Tomi, Truth & Conservatism

St. Augustine once famously said that he knew what time was until someone asked him. Augustine put his finger on a common problem with words: the more they are used, understanding their meaning does not increase but is more likely to decrease.

 Conservatism is another word and concept which is suffering from this increased lack of understanding. Others have pointed out this reality; John Murdock in 2014 remarked that many of the attendees of that year’s CPAC were not conservatives in the real sense of the word; last month, Steve Deace made the same point, that the meaning of the word “conservatism” has mostly been lost. Examples of this fact have increased: former JPTV commentator, Bill Whittle, has described conservatism as loving “fast cars, loud guns, and hot women;” Milo Yiannopolis became a sensation on the Right because of his attacks on the left and his pop-cultural credentials, even though he is not a conservative. Last Friday, Tomi Lahren made herself the latest example when she revealed herself to be pro-choice on The View.

 What does conservatism mean? Before any other question can be answered or any position on any issue be taken, that first question must be answered. Although many answers have been given, they, of course, cannot all be correct. An aid in answering the above question might be found in another question: What is conservatism for? It seems that many people today see conservatism as whatever they wish it be–as long as they oppose the Left in some fashion. This can help explain the rise of so many different factions within modern conservatism; there is now, Christian conservatism, social conservatism, fiscal conservatism, libertarian conservatism, moderate conservatism, compassionate conservatism, even “conservatism with liberal leanings.” One of the reasons for this split may be the obsession that many on the Right now have for freedom. This obsession is not hard to understand when every action requires an equal but opposite reaction. As the Left has increasingly called for more and more government power over every facet of life, the Right has called more and more for freedom, so that freedom is equated with conservatism. But this obsession with freedom has polluted and corrupted modern conservatism. This perhaps, was put on display in the clearest light when Tomi Lahren, in defending her pro-abortion comments on Twitter, said, “I speak my truth…I will always be honest and stand in my truth.”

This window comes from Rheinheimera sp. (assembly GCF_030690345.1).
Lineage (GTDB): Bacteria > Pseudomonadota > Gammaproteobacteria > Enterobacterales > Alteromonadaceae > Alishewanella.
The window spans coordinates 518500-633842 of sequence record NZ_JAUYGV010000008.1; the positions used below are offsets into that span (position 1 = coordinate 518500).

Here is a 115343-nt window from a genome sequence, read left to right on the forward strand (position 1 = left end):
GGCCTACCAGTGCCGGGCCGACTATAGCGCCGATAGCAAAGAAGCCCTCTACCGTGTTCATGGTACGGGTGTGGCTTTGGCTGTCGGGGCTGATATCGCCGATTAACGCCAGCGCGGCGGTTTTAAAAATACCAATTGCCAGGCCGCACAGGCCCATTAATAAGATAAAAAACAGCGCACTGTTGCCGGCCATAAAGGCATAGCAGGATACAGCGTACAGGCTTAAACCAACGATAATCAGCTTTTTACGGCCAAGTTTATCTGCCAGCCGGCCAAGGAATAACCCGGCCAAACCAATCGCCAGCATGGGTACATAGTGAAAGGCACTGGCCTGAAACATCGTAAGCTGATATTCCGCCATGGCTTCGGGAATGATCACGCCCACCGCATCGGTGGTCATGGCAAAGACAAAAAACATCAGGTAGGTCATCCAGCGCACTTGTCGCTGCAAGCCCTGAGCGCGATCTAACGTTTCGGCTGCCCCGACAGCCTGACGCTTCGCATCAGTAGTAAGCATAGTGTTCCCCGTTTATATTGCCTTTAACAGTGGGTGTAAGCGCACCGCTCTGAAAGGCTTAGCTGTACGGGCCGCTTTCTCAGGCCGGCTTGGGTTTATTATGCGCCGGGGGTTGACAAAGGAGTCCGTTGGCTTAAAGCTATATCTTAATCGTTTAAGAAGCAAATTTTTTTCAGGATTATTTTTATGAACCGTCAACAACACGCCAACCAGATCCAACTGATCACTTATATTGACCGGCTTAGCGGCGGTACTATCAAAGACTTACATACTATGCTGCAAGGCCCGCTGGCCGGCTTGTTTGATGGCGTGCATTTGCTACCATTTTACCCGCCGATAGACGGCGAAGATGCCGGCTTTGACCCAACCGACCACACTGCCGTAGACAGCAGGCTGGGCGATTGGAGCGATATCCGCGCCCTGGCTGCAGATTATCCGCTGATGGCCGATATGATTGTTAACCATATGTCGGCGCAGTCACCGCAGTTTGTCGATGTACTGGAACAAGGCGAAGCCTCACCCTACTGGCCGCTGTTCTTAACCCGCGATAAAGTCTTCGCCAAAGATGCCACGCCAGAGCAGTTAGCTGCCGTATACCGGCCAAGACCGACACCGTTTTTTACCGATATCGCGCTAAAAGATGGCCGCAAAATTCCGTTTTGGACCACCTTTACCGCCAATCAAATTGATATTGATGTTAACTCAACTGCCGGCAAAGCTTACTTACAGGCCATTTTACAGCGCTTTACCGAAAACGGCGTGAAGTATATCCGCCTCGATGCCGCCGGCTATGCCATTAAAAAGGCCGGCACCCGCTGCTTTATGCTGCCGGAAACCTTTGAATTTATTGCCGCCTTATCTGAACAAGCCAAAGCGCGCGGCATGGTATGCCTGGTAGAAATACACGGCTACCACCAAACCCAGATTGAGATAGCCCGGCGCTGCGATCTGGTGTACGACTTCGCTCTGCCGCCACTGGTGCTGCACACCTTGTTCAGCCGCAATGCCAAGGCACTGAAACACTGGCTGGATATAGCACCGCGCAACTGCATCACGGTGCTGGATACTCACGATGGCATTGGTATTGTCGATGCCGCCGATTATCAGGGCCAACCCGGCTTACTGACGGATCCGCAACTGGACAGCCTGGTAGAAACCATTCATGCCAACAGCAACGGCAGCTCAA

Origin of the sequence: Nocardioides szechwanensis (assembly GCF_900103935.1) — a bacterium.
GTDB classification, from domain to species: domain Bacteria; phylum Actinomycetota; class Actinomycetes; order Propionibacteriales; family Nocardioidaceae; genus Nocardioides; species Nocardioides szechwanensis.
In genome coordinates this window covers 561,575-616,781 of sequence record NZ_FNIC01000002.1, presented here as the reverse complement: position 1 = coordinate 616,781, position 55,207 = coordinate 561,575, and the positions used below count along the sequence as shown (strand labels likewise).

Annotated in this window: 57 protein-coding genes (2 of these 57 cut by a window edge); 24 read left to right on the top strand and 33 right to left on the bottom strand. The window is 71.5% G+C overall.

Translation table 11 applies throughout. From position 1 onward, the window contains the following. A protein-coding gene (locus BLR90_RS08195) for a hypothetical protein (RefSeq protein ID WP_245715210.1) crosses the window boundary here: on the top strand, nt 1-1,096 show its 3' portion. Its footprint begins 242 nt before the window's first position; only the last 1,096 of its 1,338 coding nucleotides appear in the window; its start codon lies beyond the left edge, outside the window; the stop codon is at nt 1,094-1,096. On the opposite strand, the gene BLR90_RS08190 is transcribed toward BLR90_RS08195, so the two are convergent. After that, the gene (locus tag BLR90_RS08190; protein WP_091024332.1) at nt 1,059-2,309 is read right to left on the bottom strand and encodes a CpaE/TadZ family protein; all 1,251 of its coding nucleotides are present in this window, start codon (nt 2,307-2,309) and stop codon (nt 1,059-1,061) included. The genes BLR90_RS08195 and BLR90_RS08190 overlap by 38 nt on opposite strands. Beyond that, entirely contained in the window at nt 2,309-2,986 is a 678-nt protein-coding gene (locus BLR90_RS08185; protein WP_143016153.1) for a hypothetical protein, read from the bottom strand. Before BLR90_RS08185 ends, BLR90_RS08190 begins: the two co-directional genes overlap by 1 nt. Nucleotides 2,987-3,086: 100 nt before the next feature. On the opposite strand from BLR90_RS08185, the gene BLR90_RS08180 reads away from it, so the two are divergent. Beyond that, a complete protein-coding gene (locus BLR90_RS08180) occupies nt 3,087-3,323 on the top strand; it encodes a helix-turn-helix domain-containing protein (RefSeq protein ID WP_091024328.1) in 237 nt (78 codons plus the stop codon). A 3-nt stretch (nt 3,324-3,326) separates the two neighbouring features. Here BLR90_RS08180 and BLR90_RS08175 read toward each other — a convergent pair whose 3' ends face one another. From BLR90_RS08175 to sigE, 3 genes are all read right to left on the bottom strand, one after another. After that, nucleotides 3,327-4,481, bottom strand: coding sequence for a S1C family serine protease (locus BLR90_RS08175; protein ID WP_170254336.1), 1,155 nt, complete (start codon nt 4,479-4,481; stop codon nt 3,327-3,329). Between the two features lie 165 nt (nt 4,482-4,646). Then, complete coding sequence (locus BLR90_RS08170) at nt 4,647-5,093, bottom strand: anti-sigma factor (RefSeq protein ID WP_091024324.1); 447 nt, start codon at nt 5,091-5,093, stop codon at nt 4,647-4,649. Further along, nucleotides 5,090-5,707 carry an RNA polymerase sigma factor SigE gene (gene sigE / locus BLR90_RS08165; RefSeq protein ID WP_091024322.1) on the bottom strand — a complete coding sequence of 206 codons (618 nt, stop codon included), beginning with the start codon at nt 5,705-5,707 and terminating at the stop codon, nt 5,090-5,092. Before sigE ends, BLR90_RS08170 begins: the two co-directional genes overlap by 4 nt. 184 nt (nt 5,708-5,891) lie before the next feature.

With 1,842 shares and 12, 355 likes on Twitter, it seems that a sizeable number of people share Tomi’s view. The problem is that this is nonsense of the greatest and wildest quality. This is not a personal or ad hominem  attack on Tomi; that is simply the nature of the argument she made. If there is such a thing as Tomi Lahren’s truth, then, logically speaking, there must be such a thing as my truth, and your truth. Everyone, in essence and practicality, must have his own truth. But this is an impossible situation. Tomi says that abortion is licit since the unborn child is not a person; I say that abortion can never be justified because the essence of abortion is the killing of an innocent person. Which of us is right? According to Tomi and her defenders, we both are since we are both “standing firm” in our truth. But this is an impossibility; an act cannot both be right and wrong at the same time; likewise, an unborn child cannot both be a person and not a person at the same time. One position must be right and, since the other option is a contradiction of the first, the other must be wrong. To hold otherwise is to throw the principle of non-contradiction out the window. But to do so is to acknowledge that a thing can both be and not be at the same time. This is not philosophical quibbling, the equivalent of the medieval discussion of how many angels could dance on the head of a pin. In the first place, rejection of the principle is wrong and, therefore, should not be tolerated. In the second place, rejection of the principle creates a world ruled by the will to power. If everything is in flux and there is only “my truth” and “your truth” and no objective, transcendent order, there is no reason to say that a particular action is wrong or evil. Communication becomes impossible. There is, in fact, no reason why limited government, the reason Tomi gave for being pro-choice, is a good thing, other than that is what she wants. Further, there is no logical reason why she should continue to attack people on the left for their views and actions since they are simply standing in their truth.